Intensities in Ten Suburbs

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Time of the Season: S3 of the Wire (2004)

Posted by Andrew Unterberger on May 11, 2007

“Yeah, right. We natural po-lice.

See now, this is why I’m loving TV so much right now. For so long it was such a relatively artless medium (though probably not as much as some thought), that it feels like the possibilities are endless now that people are starting to take the medium seriously. Only a few movies of recent years have really thrilled me in their scope and imagination, by contrast, the excitement of legitimately great television is new, shocking and fairly awesome.

Season three of The Wire is better than the first two seasons. As you know if you’ve been keeping up with recent blog entries of mine on the subject, this is no small feat–really at this point in my watching, The Sopranos seems sort of easy, facile and even kind of sloppy by comparison. Keeping up this level of artistry over the course of three seasons without getting repetitive or just running out of things to say is an unbelievable accomplishment, but the show manages to do it without drawing unnecessary attention to its greatness–you’re able to conclude that this is a Great Show without it spelling it out for you.

So then, the dock workers of season two are gone completely, leaving the main thread of the first season–McNulty and his unit’s investigation of Avon (who’s now out on parole) and Stringer, as well as the dealers’ attempts to fend off competition from zealous up-and-comer Marlo Stanfield and his crew, and the conflict between the two brothers. Going along the one-institution-a-season thread of 1 and 2 though, the show also introduces a new plot line with idealistic but tough Baltimore coucnilman Tommy Carcetti, and his plan to oust the mayor in the next Maryland election. And there’s even a third main plot, with the soon-to-retire Major Bunny Colvin’s decision that he was mad as hell at the Baltimore murder rate and wasn’t going to take it anymore, setting up a drug-safe zone in Baltimore (labeled “Hamsterdam” by the hoppers) where the dealers could deal without police reprisal if they refrained from killing each other while doing so.

There’s a whole lot happening this season, but as usual, the most interesting parts of the show come courtesy of Stringer and Avon. Even before his release from prison, it was clear Avon and Stringer were about to get into some serious issues–between Stringer’s being responsible for Avon’s cousin D’Angelo getting got, his undermining Avon’s authority by teaming up with Proposition Joe behind his back, and his new aspirations to legitimate businessman status, he had clearly outgrown second-in-command status. And once Avon got out and made it clear he has no plans to leave his gangster ways behind, you knew it was only a matter of time before the differences between the two men turned one on the other. Easy to see coming, sure, but no less tragic to see these two once-brothers in a race to sell the other one out, and the inevitable arc of Avon and Stringer’s dilemma provides the season’s greatest drama.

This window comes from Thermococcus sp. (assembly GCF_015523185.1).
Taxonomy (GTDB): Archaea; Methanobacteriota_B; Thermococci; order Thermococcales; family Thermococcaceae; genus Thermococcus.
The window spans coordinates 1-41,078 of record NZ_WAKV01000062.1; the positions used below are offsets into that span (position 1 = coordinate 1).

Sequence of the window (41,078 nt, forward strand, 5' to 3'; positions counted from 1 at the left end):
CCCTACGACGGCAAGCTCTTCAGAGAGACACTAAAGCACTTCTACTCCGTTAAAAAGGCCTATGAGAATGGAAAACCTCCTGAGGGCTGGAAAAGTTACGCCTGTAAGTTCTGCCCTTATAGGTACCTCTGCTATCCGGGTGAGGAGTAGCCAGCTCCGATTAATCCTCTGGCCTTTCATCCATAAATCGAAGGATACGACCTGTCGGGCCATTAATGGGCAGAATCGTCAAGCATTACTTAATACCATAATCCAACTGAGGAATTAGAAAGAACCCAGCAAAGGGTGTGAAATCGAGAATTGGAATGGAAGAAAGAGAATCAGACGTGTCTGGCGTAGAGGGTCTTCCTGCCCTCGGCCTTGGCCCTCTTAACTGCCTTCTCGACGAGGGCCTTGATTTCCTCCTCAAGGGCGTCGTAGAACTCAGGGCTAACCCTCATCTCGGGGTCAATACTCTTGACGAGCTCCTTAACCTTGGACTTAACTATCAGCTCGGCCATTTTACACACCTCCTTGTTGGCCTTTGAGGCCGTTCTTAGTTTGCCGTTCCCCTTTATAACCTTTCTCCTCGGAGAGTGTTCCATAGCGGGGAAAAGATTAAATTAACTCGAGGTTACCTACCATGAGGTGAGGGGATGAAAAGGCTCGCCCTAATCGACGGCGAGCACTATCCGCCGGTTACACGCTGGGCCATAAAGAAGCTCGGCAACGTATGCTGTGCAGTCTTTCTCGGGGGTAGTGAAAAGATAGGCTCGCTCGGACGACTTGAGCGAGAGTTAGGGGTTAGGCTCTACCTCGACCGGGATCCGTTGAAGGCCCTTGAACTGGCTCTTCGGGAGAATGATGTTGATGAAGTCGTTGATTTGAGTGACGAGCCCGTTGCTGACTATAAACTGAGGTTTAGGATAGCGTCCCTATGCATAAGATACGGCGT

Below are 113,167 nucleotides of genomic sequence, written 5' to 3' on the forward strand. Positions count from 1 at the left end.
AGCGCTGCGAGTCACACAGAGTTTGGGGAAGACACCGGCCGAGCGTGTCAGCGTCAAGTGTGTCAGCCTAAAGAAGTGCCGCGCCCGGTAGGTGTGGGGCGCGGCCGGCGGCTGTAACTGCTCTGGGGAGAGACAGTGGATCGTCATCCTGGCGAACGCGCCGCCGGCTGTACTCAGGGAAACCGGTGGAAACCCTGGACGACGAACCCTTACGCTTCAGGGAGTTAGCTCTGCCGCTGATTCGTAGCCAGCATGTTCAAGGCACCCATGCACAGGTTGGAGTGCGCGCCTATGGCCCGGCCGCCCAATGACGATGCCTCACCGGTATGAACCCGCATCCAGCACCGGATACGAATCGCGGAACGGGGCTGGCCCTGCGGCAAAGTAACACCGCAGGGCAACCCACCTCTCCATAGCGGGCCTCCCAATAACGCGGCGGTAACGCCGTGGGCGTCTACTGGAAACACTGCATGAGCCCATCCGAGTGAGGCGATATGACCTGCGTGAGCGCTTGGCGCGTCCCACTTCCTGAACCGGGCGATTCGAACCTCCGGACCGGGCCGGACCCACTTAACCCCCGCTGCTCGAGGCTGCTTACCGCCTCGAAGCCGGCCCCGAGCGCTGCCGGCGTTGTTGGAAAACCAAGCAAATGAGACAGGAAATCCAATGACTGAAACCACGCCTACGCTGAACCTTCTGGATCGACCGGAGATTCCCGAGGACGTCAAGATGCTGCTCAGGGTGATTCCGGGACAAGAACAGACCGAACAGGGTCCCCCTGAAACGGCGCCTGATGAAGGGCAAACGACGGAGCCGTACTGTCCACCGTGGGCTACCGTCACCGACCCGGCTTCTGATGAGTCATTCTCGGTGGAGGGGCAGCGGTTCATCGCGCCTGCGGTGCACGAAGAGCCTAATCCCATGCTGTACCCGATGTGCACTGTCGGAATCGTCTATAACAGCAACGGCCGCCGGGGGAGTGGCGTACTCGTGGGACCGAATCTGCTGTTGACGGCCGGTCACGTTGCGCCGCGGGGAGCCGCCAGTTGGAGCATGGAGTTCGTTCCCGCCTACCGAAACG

The show’s new foray into politics still makes for some great stuff as well, however. The political world had always been visible in the show’s backdrop, with orders coming down from Mayor Royce and filtering through asshole captains Burrell and Rawls down to the grunts in Baltimore homicide, but now the shady deals, backstabbing and buck-passing are brought to the forefront. It isn’t narratively groundbreaking stuff, necessarily (guess what? Politicans are corrupt, etc.) but it doesn’t really need to be–Carcetti is a pretty compelling stick-in-the-mud figure, and it’ll be exciting to see the actual race against Royce in the next season.

And the Hamsterdam plot is the season’s secret weapon. Playing out the scenario that every decent police probably imagines in his head at least once: “What if I actually tried to make a difference?” The Wire shows Maj. Colvin bending the rules of his administration to the breaking point in order to really get things done. Even though the morality is decidedly sketchy, it’s fairly touching after two years of seasoned cops begrudgingly accepting what they’re given to see a plot written around someone who still believes, and it’s heartbreaking as all hell to see him ultimately fail to see his vision out. The Wire is by nature a cold show, but in some of Colvin’s scenes, it also displays greater heart than most modern dramas could ever be capable of.

Television. I have such hopes for it.

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